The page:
De Beers, Peregrine Diamonds joint venture for Chidliak is a go
Canadian Peregrine Diamonds (TSX:PGD) said Monday it has completed an option and subscription agreement with De Beers Canada, in which the De Beers has the exclusive right, until Dec. 31, 2013, to enter into an earn-in and joint venture agreement with Peregrine on a 50.1% De Beers / 49.9% Peregrine ownership basis for the Chidliak diamond project located on Baffin Island, Nunavut, Canada.
- De Beers is required to invest $58.5 million into Chidliak to earn a 50.1% interest in the Project, with a minimum work commitment of $37 million.
- De Beers is to finance all work at Chidliak from when they enter into the Joint Venture until the completion of the BFS, inclusive of appropriate environmental impact studies necessary for evaluating the feasibility of commercial diamond production. De Beers will use commercially reasonable efforts to deliver the BFS in a timely manner, subject to force majeure provisions.
- Peregrine is to reimburse De Beers 49.9% of all Chidliak costs in excess of $58.5 million, the point at which De Beers has earned its 50.1% interest, to completion of the BFS. Reimbursement will consist of an aggregate of $25 million payable in four escalating staged payments at certain milestones beginning with the approval by the participants of the completed BFS and ending with the completion of mine construction, with the balance payable from 66% of Peregrine’s attributable after tax cash flow from a diamond mine at Chidliak.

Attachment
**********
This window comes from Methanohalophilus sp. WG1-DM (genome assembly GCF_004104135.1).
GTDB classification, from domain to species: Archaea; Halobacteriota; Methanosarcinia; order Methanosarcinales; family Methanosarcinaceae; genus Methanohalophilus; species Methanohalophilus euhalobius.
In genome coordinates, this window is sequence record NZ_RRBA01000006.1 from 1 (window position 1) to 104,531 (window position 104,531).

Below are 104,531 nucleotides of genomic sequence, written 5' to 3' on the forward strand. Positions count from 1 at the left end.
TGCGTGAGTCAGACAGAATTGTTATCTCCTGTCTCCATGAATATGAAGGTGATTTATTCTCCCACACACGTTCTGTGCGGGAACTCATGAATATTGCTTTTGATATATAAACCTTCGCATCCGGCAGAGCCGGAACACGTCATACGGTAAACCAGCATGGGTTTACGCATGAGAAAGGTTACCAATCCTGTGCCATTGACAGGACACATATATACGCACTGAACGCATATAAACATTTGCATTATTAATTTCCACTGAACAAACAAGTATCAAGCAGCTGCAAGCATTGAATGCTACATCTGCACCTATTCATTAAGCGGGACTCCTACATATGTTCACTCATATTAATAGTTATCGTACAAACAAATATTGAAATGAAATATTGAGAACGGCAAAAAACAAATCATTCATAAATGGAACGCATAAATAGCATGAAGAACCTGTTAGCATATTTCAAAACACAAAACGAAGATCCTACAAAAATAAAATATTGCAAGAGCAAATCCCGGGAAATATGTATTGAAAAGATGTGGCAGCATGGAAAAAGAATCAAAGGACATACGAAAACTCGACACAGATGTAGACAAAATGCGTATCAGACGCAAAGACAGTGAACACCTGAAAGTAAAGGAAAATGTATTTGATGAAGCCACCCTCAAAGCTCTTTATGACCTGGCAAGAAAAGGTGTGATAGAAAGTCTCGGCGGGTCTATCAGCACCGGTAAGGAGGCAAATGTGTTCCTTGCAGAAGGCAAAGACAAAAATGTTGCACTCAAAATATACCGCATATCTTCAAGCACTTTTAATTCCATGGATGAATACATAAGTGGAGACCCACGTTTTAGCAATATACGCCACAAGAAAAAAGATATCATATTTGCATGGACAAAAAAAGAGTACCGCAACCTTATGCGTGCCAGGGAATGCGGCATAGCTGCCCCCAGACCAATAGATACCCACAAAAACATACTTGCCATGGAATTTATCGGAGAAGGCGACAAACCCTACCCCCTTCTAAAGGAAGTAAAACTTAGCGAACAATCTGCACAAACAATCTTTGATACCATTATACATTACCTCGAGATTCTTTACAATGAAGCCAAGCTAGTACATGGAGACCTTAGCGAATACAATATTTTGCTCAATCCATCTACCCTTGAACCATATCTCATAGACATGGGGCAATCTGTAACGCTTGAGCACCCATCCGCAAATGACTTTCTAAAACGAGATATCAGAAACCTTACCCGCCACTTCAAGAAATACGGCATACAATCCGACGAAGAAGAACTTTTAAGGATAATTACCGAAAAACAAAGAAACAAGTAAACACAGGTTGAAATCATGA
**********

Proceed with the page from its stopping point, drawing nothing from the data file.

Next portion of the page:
- Should De Beers decide to exit the Joint Venture prior to completion of the BFS, Peregrine can purchase De Beers’ unencumbered earned interest in Chidliak for De Beers’ expenditures on the Project, less $20 million, under a payment schedule similar to that outlined above.
- Both De Beers and Peregrine hold mutual pre-emptive rights over the sale of any interest in Chidliak.
- Following De Beers’ earn-in, annual work programs and budgets will require unanimous approval of the participants.
- Each participant is to retain diamond marketing rights for their respective share of production.
The world of diamond mining is undergoing fundamental changes.
Last week, a bullish plan to revitalize Nunavut’s Jericho diamond mine, which last functioned from 2006 to 2008, was put on hold as Canadian-based Shear Diamonds (CVE:SRM) decided to halt production at the site, only months after it restarted operations.
BHP, the globe’s biggest mining company, launched a review of its diamond operations late last year with an eye to sell most or all of its assets. BHP has already off-loaded its Chidliak exploration project in Canada to Peregrine Diamonds.
Rio Tinto followed in March saying that it was reviewing its gem business, potentially selling it all off.
It seems like the diamond business may simply be too small for the mining giants. Rio Tinto’s diamond mines contribute less than 2% to its earnings and it’s a small proportion of BHP’s income as well.
Apart from the changing strategy of BHP and Rio, the founding family of De Beers recently sold out completely from the company synonymous with diamonds after three generations steering the business. The $5.1 billion deal, announced in November, was completed in early August.
Russia’s Alrosa overtook De Beers in 2009 as the world’s number one supplier of rough gems after decades of being a secretive, state-owned organization in the process of readying for a global public offer.